Why Mexico Celebrates Day of the Dead Instead of Halloween

As the western world gears up every year for trick or treaters, one country blends a traditional custom with Catholic influences. While Halloween, more of a British or American tradition (borrowed from Celtics), Day of the Dead celebrations remain celebrations held in Mexico (borrowed from the Aztecs) and places where Mexican families immigrate.

While All Hallow’s Eve, as folks once referred to Halloween, and Dia de Muertos or Day of the Dead, are holidays celebrated a day and a nation apart, they share many traditions. Both use images of death in a festive way. Both fill children’s bellies with too much sugar (or not enough if one asks the children.)

To compare the Mexican tradition with the British one, we have to start with the Celtics.

All Saints Day

About 2,00 years ago, the Celtics celebrated something called Samhain, pronounced, “Sah-win.” It was a Gaelic festival for marking the end of the harvest season, which landed about halfway between the autumn equinox and winter solstice when the Celts braced for the coming winter.

It was a time when they believed the lines between the living and dead blurred. They believed the dead would rise and roam the streets. To keep roaming spirits from entering their homes, the Celts left gifts on their front stoop.

If the living ventured out, they dressed like ghosts to fit in with the spirits. The tradition evolved into going door-to-door in costume, reciting verses or songs.

Homeowners would gift the singers with food, not unlike how folks go door-to-door singing at Christmas. One of these practices, however, evolved into trick or treating the other into caroling.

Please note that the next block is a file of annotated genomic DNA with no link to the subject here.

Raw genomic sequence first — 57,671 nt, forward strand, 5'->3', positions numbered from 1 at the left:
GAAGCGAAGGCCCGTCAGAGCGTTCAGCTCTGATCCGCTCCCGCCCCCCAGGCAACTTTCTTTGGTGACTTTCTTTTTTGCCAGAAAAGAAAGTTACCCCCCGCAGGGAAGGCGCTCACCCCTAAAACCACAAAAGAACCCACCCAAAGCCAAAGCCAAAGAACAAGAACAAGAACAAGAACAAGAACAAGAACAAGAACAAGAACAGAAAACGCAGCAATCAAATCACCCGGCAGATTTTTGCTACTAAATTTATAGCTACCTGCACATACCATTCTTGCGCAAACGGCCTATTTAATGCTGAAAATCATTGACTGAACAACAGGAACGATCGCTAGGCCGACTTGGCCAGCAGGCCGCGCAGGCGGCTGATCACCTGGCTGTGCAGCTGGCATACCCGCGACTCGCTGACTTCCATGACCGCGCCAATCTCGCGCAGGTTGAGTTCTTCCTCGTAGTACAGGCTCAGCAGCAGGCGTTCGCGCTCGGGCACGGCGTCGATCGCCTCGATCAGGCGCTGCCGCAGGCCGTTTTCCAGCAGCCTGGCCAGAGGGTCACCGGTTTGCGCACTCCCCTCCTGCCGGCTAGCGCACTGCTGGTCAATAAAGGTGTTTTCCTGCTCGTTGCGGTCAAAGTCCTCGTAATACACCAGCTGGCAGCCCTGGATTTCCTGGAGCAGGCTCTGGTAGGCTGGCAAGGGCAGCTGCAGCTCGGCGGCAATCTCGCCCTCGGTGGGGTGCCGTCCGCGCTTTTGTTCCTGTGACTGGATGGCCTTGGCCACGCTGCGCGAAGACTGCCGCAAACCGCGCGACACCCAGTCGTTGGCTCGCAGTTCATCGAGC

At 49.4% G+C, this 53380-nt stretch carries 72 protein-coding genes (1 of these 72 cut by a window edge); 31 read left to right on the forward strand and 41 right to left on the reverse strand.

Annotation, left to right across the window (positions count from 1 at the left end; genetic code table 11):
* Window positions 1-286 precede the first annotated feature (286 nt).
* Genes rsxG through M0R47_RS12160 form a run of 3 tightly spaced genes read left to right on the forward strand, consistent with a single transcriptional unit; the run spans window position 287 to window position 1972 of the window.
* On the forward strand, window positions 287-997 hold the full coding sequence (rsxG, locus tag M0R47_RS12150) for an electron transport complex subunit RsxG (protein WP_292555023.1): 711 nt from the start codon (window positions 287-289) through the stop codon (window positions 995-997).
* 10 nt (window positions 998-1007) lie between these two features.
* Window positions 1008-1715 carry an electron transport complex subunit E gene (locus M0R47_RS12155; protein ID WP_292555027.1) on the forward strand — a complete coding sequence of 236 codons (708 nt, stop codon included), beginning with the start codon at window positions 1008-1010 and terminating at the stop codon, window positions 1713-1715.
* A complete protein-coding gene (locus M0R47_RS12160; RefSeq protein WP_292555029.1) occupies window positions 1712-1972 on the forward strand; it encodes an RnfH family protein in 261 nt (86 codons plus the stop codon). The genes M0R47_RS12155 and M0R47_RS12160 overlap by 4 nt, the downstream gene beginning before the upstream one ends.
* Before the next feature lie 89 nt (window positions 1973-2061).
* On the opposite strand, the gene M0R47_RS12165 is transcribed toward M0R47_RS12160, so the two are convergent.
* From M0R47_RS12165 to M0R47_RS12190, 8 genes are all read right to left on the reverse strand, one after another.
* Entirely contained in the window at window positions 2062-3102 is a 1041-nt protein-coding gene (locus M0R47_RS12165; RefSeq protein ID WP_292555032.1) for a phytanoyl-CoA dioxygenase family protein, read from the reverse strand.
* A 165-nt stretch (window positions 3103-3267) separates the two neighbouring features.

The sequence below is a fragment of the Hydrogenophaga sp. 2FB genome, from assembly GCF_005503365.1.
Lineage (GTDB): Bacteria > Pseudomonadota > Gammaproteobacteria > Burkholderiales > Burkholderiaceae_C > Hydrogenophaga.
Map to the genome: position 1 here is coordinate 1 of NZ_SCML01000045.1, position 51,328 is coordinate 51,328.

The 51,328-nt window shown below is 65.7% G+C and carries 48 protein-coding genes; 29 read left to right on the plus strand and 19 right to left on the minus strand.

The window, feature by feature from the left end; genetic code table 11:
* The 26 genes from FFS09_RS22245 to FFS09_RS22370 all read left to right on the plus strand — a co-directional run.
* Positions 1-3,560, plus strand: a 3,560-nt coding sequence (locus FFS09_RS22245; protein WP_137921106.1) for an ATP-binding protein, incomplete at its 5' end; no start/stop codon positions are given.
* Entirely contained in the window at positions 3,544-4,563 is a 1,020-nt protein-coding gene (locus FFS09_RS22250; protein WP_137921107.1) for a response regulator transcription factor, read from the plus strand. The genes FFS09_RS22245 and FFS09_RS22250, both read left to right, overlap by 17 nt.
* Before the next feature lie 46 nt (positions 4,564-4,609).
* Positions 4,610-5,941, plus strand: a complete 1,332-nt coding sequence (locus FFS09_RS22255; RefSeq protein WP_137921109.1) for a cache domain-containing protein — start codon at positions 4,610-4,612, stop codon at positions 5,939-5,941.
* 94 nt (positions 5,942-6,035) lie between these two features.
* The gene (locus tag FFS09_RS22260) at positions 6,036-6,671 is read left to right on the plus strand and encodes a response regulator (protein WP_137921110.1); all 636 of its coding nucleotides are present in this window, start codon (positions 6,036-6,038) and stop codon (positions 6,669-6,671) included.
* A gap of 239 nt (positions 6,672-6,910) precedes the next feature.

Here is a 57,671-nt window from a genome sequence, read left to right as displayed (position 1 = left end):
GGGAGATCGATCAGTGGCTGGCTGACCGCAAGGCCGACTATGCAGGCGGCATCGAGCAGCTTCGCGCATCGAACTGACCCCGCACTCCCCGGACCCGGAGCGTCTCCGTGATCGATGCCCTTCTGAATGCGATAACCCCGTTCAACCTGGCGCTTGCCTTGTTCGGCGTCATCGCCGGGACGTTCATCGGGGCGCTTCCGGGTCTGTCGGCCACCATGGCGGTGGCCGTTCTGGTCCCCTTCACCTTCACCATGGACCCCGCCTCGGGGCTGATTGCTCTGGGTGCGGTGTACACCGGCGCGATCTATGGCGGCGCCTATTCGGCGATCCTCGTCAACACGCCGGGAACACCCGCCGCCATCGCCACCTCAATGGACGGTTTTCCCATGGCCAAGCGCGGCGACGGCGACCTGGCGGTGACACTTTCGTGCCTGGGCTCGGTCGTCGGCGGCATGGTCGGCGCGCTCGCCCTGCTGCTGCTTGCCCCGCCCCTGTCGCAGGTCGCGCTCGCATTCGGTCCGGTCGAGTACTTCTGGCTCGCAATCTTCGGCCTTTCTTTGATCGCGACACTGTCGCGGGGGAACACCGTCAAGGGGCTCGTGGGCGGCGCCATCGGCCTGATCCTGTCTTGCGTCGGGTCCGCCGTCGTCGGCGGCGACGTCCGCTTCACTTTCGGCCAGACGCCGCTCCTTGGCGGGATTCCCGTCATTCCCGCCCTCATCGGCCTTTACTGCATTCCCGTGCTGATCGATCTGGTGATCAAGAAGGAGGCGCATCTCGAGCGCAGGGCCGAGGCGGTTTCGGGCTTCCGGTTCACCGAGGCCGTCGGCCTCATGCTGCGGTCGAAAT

In the 9th century, the forces of Christianity designated November 1st as All Saints’ Day or All Hallows’ Day. It was a day to give thanks for the saints.

The eve of this day, All Hallows’ Eve, is what evolved into Halloween.

Aztec Tradition

Predating the Celtics by about 1,000 years, the Ancient people of Mexico had long honored the dead as an annual tradition.

The original Aztek celebration was earlier in the year, but with the influences of Christians over the years, Mexico moved the holiday forward in the calendar to line up with All Saint’s Day.

Whereas Halloween is on October 31, the adopted Aztec holiday starts when October ends, lasting until the 2nd day of November.

As did the Aztecs, modern Mexicans believe that at midnight on the 31st of October, the gates of heaven open to let out the spirits of the dead. They can reunite with their families for 24 hours.

Down on terra firma, the people create shrines at grave sites, with offerings called ofrendas. The ofrendas may include candles, flowers, fruit, peanuts, turkey mole, tortillas, nuts, and most importantly, the bread of the dead or Pan de Muertos.

In the modern tradition, some families spend months preparing for the holiday, creating gifts and treats. The goal is prosperity in the coming year. It’s also a good time to clean up the local graveyard.

Dia de Muertos

Some call this day Dia de Los Muertos, as a backward translation of the English version Day of the Dead. The more traditional version is simply, Dia de Muertos.

It’s much less scary than Halloween, even though the two share imagery. In fact, other than similar calendar dates, that’s about where the similarities end.

Not all of Mexico celebrates Dia de Muertos the same. In the northern states, they may observe a quieter version of the day, cleaning graves and remembering the dead,  but in the central and southern states, parties may get a wild.

Whole towns gather around cemeteries starting in the early hours of November 1st. Whereas Halloween focuses on being scary, Dia de Muertos is more about reducing the fear of the dead.

“Part of our tradition in Mexico is to not be scared of death and to smile at it,” said Gennaro Garcia on the site azcentral. “It’s a celebration of our ancestors as they were when they were on this earth, alive. It was never a sad thing or a scary thing.”

By November 2, it’s all over. Well, for everyone but the kids. They still have piles of candy to plow through. It seems the two holidays share this much as well: belly aches.

Sources: history.comazcentral.commexicansugarskull